How Delaware’s culture of connections and mentoring shaped these innovators The right mentor can distill years of business know-how into lessons on marketing, strategic partnerships, or even a blueprint to pivot […]
How Delaware’s culture of connections and mentoring shaped these innovators
The right mentor can distill years of business know-how into lessons on marketing, strategic partnerships, or even a blueprint to pivot a business for maximum success. Given Delaware’s tightknit entrepreneurial community, finding that mentor is arguably easier in the First State than just about anywhere else.
Meet three Delaware mentors — and their mentees — who apply various approaches to help the next generation of entrepreneurs and innovators chart their course.
Mike Bowman &Ken James
[caption id="attachment_200394" align="alignright" width="459"] Mike Bowman | Photo c/o Delaware Small Business Development Center[/caption]
As State Director of the Delaware Small Business Development Center, Mike Bowman is no stranger to advising startups. And with his office in the Delaware Technology Park, location proved a boon to lending “neighborly advice” to Ken James, owner of Supercritical Fluid Technologies Inc., housed on the same campus.
According to James, Bowman’s advice was reassuring as his business evolved. “I ama scientist,” he says. “A lot of entrepreneurs think they know everything, but you want to surround yourself with those who cover your weaknesses. I’ve always found that with Mike.”
Bowman said one of his goals was to help James — whose product separates fluids using carbon dioxide — keep his budget and growth parallel.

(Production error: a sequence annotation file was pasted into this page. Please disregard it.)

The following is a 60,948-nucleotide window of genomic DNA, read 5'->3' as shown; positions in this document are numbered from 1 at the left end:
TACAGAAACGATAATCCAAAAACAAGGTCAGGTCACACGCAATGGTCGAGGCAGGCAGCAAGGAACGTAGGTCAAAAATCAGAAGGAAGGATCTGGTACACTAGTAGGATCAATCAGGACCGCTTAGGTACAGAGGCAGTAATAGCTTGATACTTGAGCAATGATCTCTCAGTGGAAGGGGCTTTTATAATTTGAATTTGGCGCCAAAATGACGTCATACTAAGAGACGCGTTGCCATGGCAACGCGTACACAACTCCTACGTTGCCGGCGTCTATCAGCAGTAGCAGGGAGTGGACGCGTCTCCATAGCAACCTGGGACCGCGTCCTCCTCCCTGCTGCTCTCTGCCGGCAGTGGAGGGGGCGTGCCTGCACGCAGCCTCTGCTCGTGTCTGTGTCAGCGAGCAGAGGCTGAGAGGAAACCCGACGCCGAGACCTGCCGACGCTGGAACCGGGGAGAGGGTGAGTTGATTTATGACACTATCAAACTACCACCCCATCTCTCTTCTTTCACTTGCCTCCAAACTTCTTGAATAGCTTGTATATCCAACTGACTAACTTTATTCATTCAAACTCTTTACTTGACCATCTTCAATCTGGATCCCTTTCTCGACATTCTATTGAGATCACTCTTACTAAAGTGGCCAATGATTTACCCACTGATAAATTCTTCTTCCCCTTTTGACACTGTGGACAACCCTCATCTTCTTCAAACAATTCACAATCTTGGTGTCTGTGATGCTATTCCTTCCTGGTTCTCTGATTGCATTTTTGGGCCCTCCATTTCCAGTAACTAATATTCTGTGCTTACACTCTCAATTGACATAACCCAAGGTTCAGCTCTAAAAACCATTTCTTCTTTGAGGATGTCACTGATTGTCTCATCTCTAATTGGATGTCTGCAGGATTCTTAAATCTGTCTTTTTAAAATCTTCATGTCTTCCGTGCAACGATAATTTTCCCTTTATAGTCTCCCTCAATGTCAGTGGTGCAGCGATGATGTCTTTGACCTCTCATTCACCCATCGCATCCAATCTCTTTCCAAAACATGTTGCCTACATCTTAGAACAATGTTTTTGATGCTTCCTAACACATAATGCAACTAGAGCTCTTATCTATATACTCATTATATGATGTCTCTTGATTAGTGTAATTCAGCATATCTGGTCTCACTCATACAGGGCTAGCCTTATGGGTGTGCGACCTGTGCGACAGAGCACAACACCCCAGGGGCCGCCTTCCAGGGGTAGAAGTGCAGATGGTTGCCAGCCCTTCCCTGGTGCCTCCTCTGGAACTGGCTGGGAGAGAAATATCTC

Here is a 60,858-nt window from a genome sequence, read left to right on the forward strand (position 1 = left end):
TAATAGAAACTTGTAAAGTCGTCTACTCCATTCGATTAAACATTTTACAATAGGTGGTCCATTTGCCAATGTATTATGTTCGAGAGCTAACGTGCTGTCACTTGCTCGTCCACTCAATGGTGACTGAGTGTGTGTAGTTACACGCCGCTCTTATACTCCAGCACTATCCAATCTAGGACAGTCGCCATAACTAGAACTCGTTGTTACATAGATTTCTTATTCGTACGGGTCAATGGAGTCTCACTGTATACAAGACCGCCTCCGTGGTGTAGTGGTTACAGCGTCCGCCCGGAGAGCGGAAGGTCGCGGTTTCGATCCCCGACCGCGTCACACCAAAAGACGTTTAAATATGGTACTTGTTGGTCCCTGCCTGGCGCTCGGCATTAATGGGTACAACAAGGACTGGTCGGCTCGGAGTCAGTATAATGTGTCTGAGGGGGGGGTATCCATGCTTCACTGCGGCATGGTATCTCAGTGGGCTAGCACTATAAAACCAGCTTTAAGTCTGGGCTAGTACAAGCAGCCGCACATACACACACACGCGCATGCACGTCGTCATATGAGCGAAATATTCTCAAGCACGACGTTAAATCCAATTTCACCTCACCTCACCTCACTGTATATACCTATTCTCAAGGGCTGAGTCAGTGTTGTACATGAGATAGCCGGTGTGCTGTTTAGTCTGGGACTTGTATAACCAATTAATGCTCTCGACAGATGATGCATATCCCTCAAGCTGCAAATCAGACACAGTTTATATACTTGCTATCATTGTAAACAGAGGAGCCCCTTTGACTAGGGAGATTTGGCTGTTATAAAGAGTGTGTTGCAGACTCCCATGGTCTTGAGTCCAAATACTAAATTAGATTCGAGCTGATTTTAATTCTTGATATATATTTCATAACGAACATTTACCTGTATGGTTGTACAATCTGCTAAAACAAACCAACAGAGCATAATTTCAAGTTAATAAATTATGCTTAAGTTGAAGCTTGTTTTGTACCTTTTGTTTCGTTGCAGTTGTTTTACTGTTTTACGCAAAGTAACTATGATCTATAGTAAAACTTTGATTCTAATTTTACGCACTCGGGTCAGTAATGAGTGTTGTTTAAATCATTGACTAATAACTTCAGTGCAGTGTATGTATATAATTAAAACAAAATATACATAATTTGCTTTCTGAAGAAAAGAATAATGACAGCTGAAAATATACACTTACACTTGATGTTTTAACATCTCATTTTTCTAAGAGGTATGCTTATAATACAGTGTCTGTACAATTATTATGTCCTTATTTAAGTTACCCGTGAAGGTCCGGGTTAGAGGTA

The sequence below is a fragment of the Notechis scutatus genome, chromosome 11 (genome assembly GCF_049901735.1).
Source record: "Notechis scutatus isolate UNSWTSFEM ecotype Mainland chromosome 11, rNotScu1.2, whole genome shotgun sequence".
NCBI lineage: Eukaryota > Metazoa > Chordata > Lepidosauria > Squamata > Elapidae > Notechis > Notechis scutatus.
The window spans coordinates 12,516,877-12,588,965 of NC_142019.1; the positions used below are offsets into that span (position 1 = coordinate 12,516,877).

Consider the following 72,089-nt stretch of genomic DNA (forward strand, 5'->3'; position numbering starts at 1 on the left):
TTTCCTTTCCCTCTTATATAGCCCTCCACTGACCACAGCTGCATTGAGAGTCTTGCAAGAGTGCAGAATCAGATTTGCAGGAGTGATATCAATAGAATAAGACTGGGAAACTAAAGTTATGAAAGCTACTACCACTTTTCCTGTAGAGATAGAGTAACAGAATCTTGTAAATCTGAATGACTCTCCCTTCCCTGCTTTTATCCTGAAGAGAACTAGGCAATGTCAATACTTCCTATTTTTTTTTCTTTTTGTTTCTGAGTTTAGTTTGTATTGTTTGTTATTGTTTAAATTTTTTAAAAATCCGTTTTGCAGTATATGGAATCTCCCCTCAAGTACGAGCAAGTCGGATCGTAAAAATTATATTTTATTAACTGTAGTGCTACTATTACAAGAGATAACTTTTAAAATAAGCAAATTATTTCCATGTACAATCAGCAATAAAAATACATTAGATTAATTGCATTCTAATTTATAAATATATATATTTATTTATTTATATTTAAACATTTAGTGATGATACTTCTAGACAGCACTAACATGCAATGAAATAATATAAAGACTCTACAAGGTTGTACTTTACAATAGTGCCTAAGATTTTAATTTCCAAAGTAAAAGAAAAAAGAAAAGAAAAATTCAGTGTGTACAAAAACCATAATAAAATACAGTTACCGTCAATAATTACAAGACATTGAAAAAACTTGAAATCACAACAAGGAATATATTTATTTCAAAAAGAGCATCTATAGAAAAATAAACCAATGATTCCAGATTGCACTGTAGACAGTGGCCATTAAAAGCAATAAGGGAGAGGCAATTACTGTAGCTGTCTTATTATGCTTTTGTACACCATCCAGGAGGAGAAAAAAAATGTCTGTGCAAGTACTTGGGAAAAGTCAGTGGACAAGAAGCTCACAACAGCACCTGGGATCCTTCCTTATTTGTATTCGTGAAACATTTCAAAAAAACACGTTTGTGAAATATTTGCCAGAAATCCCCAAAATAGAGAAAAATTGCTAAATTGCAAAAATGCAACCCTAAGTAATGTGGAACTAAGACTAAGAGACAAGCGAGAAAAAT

Early on, Bowman encouraged James to build a website with tracking features, and he helped him identify the right strategic partners. “It’s making the best of your business by thinking things through in a way you haven’t,” offers Bowman, on his mentoring approach. “It’s a reflective thing.”
“Once you have folks you trust, pay attention,” says James, whose company has experienced 10 to 15 percent growth each year, with millions in sales and exports worldwide. But as a scientist, James turned to people like Bowman for some business basics. “He guided me on how to write instructions for Confirmed Irrevocable Letters of Credit, a banking tool,” says James. “I sell $100,000 pieces of equipment and it could sink the company if [customers] don’t pay me. It’s a common thing in business, but I’d never heard of it.” But Bowman knew, and told James how to get it done. He also helped James identify whether an unusual opportunity was the real deal.
“Early on in our company’s history, Russian scientists came to me and wanted to purchase equipment, but they had no hard currency,” explains James. “But they offered things to trade.” James says he went to Bowman for advice, who confirmed the offer — and the option — was viable.
“Mike’s advice has always been golden nuggets in the wash of everything that goes on,” James says.
“It gives me self-worth to do what I do,” says Bowman. “It’s implied credit, the joy of transferring what you know to someone else and they can grow...that’s what makes you get up in the morning.”
Joshua Martin III, Dan Young & Jordan Gonzalez
Just like parenting, one sure sign that you’ve done right by your mentee is watching how they lean into the next generation. For veteran Delaware business leader Joshua Martin III, the fruit of his time with mentee Dan Young is seen in Young’s influence in the life of Jordan Gonzalez.
[caption id="attachment_200395" align="alignleft" width="287"] Joshua Martin III[/caption]
“It’s hard to remember a time when they weren’t around,” says Young, of Martin and his wife, Cynthia. “As a couple they’ve had a profound impact on my success.”